Hemingway Editor: A Proofreading Tool for Writers

Ernest Hemingwayby C.K. MacLeod

Updated September 28, 2016

Proofreading tools are an easy way to help you see and fix potential problem areas in your writing. Recently, I discovered the Hemingway Editor created by Adam and Ben Long. It’s a standalone program that costs $20 US, and you can download it to a PC or a Mac computer. You can also try the free online version. It’s most helpful if your aim is to make your writing clear.

How it Works

The Hemingway Editor highlights common problems that can get in the way of clear writing:

  • Complex words or phrases
  • Extra-long sentences
  • Long sentences
  • Too many adverbs
  • Too many instances of passive voice

It colour codes each potential error type, so you can address them one at a time. You can see an explanation of each error type here.

The app won’t tell you

  • how to fix long sentences (shorten them),
  • what to do with adverbs (delete most of them), or
  • how to handle too many instances of passive voice (rewrite the sentence in the active voice—sometimes), but...

...it will suggest simple words for complex ones.

The Hemingway Editor (and other revision tools like it), will give you something to correct in your first draft, just minutes after you’ve written it. This makes it a terrific tool for on-demand writing with tight deadlines.


Quick Steps

To use the Hemingway Editor, copy your text from your word processor and paste it into the text editor. Click on the Edit view to see areas that may need your attention.

Alternatively, you can write right in the app, in the Write view.


You can make corrections in the Hemingway Editor, and copy and paste your corrected text back into your word processor. Or, you can go back to your original text in your word processor and make changes there.

The newest version of Hemingway (2.0) will now allow you to  add heading and paragraph styles, and if you decide to save the file as a Word doc, the heading and paragraph styles will show up in Word. You can also export your file in markdown.

Note: I use the PC version of the Hemingway Editor, and I’ve found that it works well for articles, newsletters, and blog posts. The design team is working on some improvements, which means it may soon handle longer texts, such as book chapters.

Keep in mind, the Hemingway Editor is a simple text editor with proofreading features. Hyperlinks, bulleted lists, and images will not transfer as-is. You will lose some of the formatting.

The Hemingway Editor is an excellent tool, especially for the price. If you don’t want to use a separate program to revise your writing, and you already use Microsoft Word for editing and proofreading, try some of the revision macros on this blog. They’re free, and so is the 20-Minute macro course that will teach you how to use them.

Image by Thor

PerfectIt Pro 3 for Proofreading: New Features

Old shoes new shoes

by C.K. MacLeod

PerfectIt Pro, a popular copyediting and proofreading tool, has been updated to include new and improved features. Many excellent features—such as the style sheet builder—remain, but new features add even more value to this proofreading favourite.

In this post, I describe a few features that I think will be helpful for editors and proofreaders — and authors interested in learning how to at least partially automate some editing tasks.

A New Look

PerfectIt Pro 3 (P3) is designed to work with Microsoft Word — the tool of choice for professional editors and proofreaders. When you install P3, you’ll notice it has its own tab in Microsoft Word:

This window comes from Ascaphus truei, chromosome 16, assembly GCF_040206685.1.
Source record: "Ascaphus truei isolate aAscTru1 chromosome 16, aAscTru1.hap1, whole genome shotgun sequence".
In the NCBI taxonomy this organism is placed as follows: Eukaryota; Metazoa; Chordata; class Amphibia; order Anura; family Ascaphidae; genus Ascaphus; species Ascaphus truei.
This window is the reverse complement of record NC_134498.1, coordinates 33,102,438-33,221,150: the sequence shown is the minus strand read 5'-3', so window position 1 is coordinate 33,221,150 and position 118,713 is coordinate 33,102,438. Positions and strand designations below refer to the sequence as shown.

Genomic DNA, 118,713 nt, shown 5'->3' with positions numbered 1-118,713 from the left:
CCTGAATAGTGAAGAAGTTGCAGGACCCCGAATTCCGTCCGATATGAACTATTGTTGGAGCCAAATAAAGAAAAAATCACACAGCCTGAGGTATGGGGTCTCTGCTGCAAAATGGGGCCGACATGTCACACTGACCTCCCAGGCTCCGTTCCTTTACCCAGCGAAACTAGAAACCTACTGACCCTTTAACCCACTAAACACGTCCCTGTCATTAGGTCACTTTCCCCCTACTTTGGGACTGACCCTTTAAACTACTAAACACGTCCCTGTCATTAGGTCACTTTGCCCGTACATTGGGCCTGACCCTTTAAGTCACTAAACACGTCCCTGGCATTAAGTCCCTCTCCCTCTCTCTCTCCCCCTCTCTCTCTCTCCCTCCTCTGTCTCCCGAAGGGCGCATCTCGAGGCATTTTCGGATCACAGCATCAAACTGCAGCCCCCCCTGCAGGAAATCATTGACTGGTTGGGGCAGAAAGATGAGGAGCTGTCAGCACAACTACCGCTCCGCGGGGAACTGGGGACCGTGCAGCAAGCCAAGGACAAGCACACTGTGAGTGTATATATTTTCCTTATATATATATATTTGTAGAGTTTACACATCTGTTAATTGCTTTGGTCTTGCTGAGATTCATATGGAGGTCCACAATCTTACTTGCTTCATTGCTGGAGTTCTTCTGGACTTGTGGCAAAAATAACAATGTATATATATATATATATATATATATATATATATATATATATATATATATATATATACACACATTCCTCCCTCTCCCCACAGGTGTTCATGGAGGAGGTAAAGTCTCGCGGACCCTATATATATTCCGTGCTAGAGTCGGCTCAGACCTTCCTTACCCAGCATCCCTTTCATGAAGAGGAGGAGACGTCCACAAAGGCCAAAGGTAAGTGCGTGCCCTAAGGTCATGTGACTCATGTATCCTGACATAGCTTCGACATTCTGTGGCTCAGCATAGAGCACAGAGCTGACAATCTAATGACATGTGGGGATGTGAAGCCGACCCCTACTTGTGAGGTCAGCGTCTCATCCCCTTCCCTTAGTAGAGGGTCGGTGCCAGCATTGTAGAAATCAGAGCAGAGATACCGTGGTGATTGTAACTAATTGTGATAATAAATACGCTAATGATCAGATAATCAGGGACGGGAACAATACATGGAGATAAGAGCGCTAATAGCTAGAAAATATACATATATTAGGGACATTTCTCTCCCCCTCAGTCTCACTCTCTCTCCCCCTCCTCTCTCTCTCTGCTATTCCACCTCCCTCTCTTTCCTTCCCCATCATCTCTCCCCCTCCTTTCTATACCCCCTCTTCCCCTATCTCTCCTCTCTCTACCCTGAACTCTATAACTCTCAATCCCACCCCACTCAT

PerfectIt3 Ribbon

That’s nice because many of P3’s features are no longer buried — they’re laid out in Word’s ribbon for the user to see. P3 is wide and deep, and the new tab goes a long way toward encouraging the exploration of features you might otherwise not notice.

Consistency Tests

P3 has added new “tests” that you can run on a document in order to check for inconsistencies. Below is a screen capture of P3’s tests. The new tests are circled in pink.

PerfectIT3 new tests

Of the new tests available in P3, the following tests can be especially useful to writers, editors, and proofreaders who want to take some of the grunt work out of self-editing and proofreading:

Brackets and Quotations Left Open Test

It’s not uncommon for writers to forget to close quotations or brackets. P3 will find open quotes and brackets and create a list of them so you can systematically close them up. I don’t really need to say how much time that can save, do I?

Italics Test

There are rules about how italics are used. For example, some style guides state that you italicize less common foreign words and phrases. In the Italics test, P3 will identify certain foreign words and phrases and allow you to decide how and when a word will be italicized:

PerfectIt 3 Italics

Serial Comma Test

Do you use the serial comma, or Oxford comma? If you do, an editor will check that you’re using it consistently throughout your book. Tedious? Unbelievably. Time consuming? You bet. Nearly impossible to catch them all manually? I think so. P3 will systematically identify places in your writing where you may need to insert the serial comma.

Note: The serial comma feature in P3 is not activated out of the box. You need to turn it on. Here’s how:

  1. In the PerfectIt 3 tab on the ribbon, click on the Manage Styles icon.
  2. Click on the Edit Style Sheet button to bring up the Style Sheet Editor.
  3. Click on the Settings tab.
  4. In the pull-down menu, select Serial (Oxford Comma). In the PerfectIt should check field, select Serial (Oxford) Comma. Then, in the It should make sure documents use field, select the Use Oxford comma option and click Apply. You can now check your document for missing serial commas.

Greater Customization

P3 has a new feature that allows users to decide what combination of tests they want to run on a document. You may not always want to run all the tests available in P3, so you now have the option of unchecking the boxes next to the tests you don’t want to run.

Tests and options